Case Beatriz could be groundbreaking for South America

Case Beatriz could be groundbreaking for South America

Dhe Inter-American Court of Human Rights on Wednesday began hearing the historic case of a Salvadoran woman who died in 2013 abortion was denied despite doctors having urged her to end her high-risk pregnancy prematurely. The woman known as Beatriz, a domestic worker from a humble background, suffered from the autoimmune disease lupus and other diseases.

In February 2013, doctors diagnosed her pregnancy and discovered a brain malformation (anencephaly) in the fetus during an ultrasound. They pointed out that the fetus would not survive the high-risk pregnancy and that continuing the pregnancy would be a great risk for Beatrice. However, no abortion was performed because in El Salvador the procedure is forbidden under any circumstances, even if the life of the pregnant woman is at risk or the fetus has serious complications.

Scores of women have been sentenced to prison for this in recent years.Beatriz decided to take her case to the judiciary and appealed to the Supreme Court and the Inter-American Commission on Human Rights (IACHR). However, the Salvadoran court rejected her application. In June 2013, the young Salvadoran underwent a caesarean section. Hours later her daughter died.

In 2017, Beatriz died as a result of a motorcycle accident on the way to a doctor’s appointment. Her case, however, went ahead and became a symbol of the struggle against the general ban on abortion in El Salvador and other Latin American countries, where abortion is also not permitted under any circumstances or only in exceptional cases.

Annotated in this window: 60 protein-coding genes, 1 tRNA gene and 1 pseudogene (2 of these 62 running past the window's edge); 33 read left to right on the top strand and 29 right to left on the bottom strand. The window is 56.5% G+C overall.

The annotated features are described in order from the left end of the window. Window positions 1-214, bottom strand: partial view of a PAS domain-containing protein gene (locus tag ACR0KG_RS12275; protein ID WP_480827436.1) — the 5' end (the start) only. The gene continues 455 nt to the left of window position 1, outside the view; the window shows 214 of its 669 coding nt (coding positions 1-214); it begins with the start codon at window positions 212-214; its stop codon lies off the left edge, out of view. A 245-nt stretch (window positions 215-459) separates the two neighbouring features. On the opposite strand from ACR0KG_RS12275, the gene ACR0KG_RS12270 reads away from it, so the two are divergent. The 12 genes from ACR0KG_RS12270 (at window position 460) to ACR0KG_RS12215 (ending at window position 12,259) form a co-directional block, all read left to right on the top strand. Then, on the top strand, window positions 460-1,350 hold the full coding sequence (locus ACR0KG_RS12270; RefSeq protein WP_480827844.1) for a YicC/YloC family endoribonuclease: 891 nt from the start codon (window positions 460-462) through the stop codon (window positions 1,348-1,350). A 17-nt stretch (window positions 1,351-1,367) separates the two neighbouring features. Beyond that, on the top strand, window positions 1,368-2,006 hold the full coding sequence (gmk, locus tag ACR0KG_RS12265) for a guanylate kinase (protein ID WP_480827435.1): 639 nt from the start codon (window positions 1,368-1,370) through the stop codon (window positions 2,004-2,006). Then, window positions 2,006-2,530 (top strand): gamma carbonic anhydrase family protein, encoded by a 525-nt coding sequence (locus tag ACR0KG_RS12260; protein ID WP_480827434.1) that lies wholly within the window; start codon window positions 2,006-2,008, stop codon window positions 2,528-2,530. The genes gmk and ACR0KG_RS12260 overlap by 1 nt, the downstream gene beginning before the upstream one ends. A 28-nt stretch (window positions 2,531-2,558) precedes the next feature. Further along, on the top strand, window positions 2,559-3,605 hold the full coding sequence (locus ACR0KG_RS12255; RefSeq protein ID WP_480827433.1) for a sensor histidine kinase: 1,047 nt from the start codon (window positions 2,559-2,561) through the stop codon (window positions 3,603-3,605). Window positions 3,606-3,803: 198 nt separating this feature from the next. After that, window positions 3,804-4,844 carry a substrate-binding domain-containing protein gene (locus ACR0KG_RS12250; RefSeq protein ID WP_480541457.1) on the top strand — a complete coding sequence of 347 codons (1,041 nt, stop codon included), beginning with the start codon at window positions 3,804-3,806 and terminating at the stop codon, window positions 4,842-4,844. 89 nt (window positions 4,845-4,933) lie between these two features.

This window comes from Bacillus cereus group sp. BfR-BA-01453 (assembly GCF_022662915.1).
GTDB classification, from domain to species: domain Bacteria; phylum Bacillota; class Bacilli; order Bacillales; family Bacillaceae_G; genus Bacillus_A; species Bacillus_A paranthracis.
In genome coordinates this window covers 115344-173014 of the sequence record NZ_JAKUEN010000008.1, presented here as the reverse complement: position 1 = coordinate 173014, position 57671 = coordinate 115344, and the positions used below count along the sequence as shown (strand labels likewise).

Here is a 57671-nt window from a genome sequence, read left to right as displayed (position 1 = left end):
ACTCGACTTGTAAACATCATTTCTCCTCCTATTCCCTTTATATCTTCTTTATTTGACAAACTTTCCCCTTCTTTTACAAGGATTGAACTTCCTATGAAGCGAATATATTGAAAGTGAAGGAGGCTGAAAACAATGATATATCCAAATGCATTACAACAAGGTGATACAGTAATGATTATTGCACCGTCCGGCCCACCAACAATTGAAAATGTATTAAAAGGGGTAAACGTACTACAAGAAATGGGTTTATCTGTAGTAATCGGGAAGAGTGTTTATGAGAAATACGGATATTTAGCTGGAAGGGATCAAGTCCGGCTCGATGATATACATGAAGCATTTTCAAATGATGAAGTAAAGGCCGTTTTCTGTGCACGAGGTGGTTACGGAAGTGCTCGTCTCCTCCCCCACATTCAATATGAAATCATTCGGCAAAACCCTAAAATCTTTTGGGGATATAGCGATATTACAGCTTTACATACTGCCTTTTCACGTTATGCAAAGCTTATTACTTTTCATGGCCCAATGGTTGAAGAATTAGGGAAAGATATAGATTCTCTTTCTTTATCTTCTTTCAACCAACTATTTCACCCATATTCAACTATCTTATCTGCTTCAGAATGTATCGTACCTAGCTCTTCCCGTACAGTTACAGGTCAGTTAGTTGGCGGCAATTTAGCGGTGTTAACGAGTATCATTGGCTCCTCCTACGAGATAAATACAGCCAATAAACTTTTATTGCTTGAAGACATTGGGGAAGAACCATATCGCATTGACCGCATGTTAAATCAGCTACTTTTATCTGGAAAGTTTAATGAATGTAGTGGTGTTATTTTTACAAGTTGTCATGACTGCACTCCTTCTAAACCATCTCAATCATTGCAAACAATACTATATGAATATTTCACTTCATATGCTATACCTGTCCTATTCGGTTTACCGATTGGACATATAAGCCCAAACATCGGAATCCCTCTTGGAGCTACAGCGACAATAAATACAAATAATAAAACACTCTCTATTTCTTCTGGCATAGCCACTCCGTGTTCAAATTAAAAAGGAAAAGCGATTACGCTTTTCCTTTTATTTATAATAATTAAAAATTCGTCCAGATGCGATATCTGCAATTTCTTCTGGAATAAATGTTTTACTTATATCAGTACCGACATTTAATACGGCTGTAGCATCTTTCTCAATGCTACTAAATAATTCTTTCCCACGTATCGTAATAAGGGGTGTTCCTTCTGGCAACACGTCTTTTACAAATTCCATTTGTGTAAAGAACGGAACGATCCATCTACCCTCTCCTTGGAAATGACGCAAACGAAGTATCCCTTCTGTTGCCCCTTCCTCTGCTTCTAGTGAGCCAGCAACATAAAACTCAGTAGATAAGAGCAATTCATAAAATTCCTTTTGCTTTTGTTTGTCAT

Thousands of women die in precarious conditions during abortions

Every year, thousands of women die in the region as a result of abortions that are carried out secretly and mostly under precarious conditions. The public hearing at the seat of the Inter-American Court of Justice for human rights in the Costa Rican capital of San José was accompanied by protests by abortion opponents and advocates. Beatriz’s mother, who attended the hearing in San Jose, said she hoped her daughter’s image would be restored and that what happened to Beatriz would not happen to any other woman.

In fact, the court’s ruling, expected later this year, could set a precedent and have far-reaching implications for how abortion is handled in the region. The case is the first in which the Supreme Court could rule on the norm prohibiting voluntary abortion outright, said Julissa Mantilla, commissioner of the IACHR.

The Beatriz case draws attention to the consequences

Human Rights Watch said in a statement that Beatriz’s case highlights the dire consequences of a law banning abortion altogether and represents an opportunity for a step forward in protecting reproductive rights in the region. Beatriz’s case was forwarded by the IACHR to the Inter-American Court of Human Rights just over a year ago. The reasoning was that El Salvador violated Beatrice’s rights to life and health, to protection from inhumane treatment and to privacy and equality, which violated the American Convention on Human Rights. The Human Rights Commission also found that the outright criminalization of abortion exposes women to dangerous and even deadly practices, disproportionately affecting women from poor backgrounds.

Despite the recommendations of the Inter-American Commission, abortion remains illegal in El Salvador under all circumstances. In recent years, a number of women have been charged with manslaughter and sentenced to prison terms of up to 40 years. In some cases, a miscarriage or stillbirth was used as evidence.

Despite recommendations by the United Nations human rights bodies to decriminalize abortion in all cases and to ensure access to safe, legal abortion, at least in certain circumstances, laws in most Latin American countries remain very strict. Abortion is only legal in Uruguay, Argentina and Colombia as well as in some Mexican states. Meanwhile, other countries, such as Chile and Ecuador, have in recent years decriminalized abortion in certain cases, such as rape, or when the life of the pregnant woman or the fetus is in danger.

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